OSIRIS-REx Begins Proximity Operations At Bennu

The mapping of the near-Earth asteroid Bennu is one of the science goals of NASA’s OSIRIS-REx mission, and an integral part of spacecraft operations. The spacecraft will spend more than a year surveying Bennu before collecting a sample that will be returned to Earth for analysis. Image Credit: NASA/Goddard/University of Arizona

December 3, 2018 – OSIRIS-REx has arrived at asteroid Bennu. On December 3, the spacecraft completed its two-year, multimillion-mile cruise phase to come within 12 miles (20 km) of Bennu. The arrival marks the start of proximity operations, the up-close science phase of the mission.

Now that OSIRIS-REx (Origins, Spectral Interpretation, Resource Identification, and Security-Regolith Explorer) is at the asteroid, it will begin the official preliminary survey phase on December 31. That survey is part of a series of tasks that will prepare OSIRIS-REx to do something no other U.S. spacecraft has done: collect and return a pristine asteroid regolith (soil) sample to Earth.

OSIRIS-REx’s proximity operations (prox-ops) will also take the Lockheed Martin team “flying” the spacecraft into new territory. No one has ever operated a spacecraft so close to a small celestial body and in a microgravity environment.

“The risks of being that close to an asteroid are driving the main challenges on this mission,” said Olivia Billett, Science Phase Lead for the OSIRIS-REx mission. “In January, we will get into the smallest orbit that any mission has ever been in, and we will get even closer next summer. Fundamentally, our team always runs the risk of a mission-ending impact because of how close we are operating the spacecraft to Bennu.”

Staying Safe

To keep OSIRIS-REx safe during prox-ops, Lockheed Martin Space engineers designed and built OSIRIS-REx with an onboard system not usually needed for spacecraft operating in larger orbits. The systems can warn the spacecraft of danger ahead and prompt it to take autonomous corrective actions through back-away burns.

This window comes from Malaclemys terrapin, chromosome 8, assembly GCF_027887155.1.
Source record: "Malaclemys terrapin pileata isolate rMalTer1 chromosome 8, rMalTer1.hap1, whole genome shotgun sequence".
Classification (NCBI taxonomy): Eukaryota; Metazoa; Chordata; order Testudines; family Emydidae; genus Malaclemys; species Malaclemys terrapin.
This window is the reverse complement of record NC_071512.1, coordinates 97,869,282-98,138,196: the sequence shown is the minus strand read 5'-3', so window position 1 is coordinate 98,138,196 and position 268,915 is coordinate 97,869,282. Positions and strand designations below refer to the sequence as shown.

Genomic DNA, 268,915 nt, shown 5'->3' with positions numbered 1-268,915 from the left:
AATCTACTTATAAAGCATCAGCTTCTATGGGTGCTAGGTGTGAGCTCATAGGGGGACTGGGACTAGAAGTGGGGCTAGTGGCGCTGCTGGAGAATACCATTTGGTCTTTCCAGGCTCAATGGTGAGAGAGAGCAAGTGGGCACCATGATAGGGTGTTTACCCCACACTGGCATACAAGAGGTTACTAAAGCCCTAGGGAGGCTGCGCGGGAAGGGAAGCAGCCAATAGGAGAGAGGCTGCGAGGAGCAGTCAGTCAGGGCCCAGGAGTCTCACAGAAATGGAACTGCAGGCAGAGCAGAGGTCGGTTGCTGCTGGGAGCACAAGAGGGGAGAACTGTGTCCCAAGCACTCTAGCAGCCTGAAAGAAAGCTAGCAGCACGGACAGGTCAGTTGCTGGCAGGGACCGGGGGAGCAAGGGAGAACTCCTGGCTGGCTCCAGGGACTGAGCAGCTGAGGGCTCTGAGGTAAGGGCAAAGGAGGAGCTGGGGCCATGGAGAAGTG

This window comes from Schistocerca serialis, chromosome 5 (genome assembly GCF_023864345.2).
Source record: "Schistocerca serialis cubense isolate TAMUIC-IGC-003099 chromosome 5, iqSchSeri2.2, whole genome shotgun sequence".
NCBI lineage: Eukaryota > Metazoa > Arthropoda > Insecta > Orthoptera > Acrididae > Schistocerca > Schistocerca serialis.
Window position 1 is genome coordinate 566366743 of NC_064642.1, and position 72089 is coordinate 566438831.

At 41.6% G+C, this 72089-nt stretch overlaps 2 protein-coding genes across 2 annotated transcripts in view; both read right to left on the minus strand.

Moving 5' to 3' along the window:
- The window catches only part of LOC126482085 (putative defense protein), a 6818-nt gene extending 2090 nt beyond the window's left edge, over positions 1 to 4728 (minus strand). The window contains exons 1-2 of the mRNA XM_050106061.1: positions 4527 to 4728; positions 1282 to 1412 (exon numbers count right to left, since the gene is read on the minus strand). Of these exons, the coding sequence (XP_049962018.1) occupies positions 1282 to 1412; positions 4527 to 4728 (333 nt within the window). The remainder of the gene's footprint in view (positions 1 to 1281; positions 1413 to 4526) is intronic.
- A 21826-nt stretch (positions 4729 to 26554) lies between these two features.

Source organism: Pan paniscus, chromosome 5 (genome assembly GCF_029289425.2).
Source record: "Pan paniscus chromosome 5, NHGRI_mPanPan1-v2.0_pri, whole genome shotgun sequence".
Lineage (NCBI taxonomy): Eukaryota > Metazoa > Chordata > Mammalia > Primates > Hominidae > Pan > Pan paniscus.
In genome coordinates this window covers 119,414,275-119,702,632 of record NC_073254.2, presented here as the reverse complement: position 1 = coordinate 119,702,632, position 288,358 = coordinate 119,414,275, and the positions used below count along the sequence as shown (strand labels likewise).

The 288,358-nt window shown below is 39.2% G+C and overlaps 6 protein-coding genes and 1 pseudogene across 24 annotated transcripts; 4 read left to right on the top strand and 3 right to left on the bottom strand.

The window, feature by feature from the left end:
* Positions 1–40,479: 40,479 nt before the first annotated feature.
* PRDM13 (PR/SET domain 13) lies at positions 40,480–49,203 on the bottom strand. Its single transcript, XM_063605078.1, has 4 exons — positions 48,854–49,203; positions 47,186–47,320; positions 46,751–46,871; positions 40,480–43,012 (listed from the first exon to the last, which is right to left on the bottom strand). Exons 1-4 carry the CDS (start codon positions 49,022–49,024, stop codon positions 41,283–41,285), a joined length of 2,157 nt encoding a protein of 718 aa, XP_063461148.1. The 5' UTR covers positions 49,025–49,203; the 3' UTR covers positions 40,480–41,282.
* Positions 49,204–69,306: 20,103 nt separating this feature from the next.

“It’s trained so that it knows how to get away from the asteroid,” said Mark Fisher, the Spacecraft Engineer who leads OSIRIS-REx’s engineering.

The spacecraft will also perform the same evasive maneuvers if it loses ground contact with the spacecraft operations team in Lockheed Martin Space’s Mission Support Area for too long.

“If it’s just sitting there and it says, ‘Hey, it’s been too many days and I haven’t heard. I’m going to assume the worst and I’m going to get away from the asteroid,’” Fisher said.

In addition, because Bennu is so small — just 1,612 feet (492 meters) in diameter, about the size of the Empire State Building — the gravitational forces that a spacecraft might encounter around a much larger planet don’t exist.

“The non-gravitational forces are much more of a factor in our navigation than they normally are,” Billett said. “It’s a very different paradigm.”

For instance, moving a few hundred meters has a minimal effect on a planetary orbiter, but for an asteroid orbiter it means that the sun’s angles on the spacecraft can change significantly and affect power and thermal profiles ultimately adjusting the orbit of OSIRIS-REx.

An image of Bennu taken by the OSIRIS-REx spacecraft. Image Credit: NASA/Goddard/University of Arizona

Constant Maneuvers

Those dynamic changes require constant management by the ground team. “To fly the trajectory that we’re going to fly over the next two years, we have to do maneuvers once or twice a week throughout the entire mission because our orbit can degrade so quickly,” Billett said. “We’re in effect continually flying the spacecraft along its path to make sure it’s going where we need to map the entire asteroid and meet our science objectives.”